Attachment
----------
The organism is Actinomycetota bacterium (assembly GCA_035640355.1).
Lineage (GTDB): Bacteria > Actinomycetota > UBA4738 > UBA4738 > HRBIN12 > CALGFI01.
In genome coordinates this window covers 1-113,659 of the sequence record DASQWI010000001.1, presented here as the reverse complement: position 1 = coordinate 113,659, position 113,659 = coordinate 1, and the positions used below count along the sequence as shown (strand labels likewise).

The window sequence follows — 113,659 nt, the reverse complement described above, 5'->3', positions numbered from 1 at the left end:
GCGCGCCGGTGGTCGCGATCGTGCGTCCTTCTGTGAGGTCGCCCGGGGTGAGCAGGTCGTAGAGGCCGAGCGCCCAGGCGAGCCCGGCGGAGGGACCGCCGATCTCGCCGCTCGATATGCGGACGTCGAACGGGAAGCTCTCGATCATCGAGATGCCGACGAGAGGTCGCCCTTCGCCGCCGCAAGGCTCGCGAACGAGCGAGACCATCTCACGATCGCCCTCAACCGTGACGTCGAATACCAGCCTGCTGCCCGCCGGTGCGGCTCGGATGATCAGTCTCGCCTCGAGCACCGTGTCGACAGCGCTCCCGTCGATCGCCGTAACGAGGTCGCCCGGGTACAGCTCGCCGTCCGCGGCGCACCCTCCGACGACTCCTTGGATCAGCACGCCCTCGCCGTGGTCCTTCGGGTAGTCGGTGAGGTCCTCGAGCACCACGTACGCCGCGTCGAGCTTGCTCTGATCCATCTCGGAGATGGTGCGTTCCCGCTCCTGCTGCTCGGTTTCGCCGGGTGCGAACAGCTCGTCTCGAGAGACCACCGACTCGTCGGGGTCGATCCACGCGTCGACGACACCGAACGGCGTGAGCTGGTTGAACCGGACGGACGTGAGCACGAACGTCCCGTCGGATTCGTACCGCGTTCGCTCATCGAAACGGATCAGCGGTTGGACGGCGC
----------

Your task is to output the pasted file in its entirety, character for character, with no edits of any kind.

The organism is Actinomycetota bacterium (assembly GCA_035640355.1).
Lineage (GTDB): Bacteria > Actinomycetota > UBA4738 > UBA4738 > HRBIN12 > CALGFI01.
In genome coordinates this window covers 1-113,659 of the sequence record DASQWI010000001.1, presented here as the reverse complement: position 1 = coordinate 113,659, position 113,659 = coordinate 1, and the positions used below count along the sequence as shown (strand labels likewise).

The window sequence follows — 113,659 nt, the reverse complement described above, 5'->3', positions numbered from 1 at the left end:
GCGCGCCGGTGGTCGCGATCGTGCGTCCTTCTGTGAGGTCGCCCGGGGTGAGCAGGTCGTAGAGGCCGAGCGCCCAGGCGAGCCCGGCGGAGGGACCGCCGATCTCGCCGCTCGATATGCGGACGTCGAACGGGAAGCTCTCGATCATCGAGATGCCGACGAGAGGTCGCCCTTCGCCGCCGCAAGGCTCGCGAACGAGCGAGACCATCTCACGATCGCCCTCAACCGTGACGTCGAATACCAGCCTGCTGCCCGCCGGTGCGGCTCGGATGATCAGTCTCGCCTCGAGCACCGTGTCGACAGCGCTCCCGTCGATCGCCGTAACGAGGTCGCCCGGGTACAGCTCGCCGTCCGCGGCGCACCCTCCGACGACTCCTTGGATCAGCACGCCCTCGCCGTGGTCCTTCGGGTAGTCGGTGAGGTCCTCGAGCACCACGTACGCCGCGTCGAGCTTGCTCTGATCCATCTCGGAGATGGTGCGTTCCCGCTCCTGCTGCTCGGTTTCGCCGGGTGCGAACAGCTCGTCTCGAGAGACCACCGACTCGTCGGGGTCGATCCACGCGTCGACGACACCGAACGGCGTGAGCTGGTTGAACCGGACGGACGTGAGCACGAACGTCCCGTCGGATTCGTACCGCGTTCGCTCATCGAAACGGATCAGCGGTTGGACGGCGC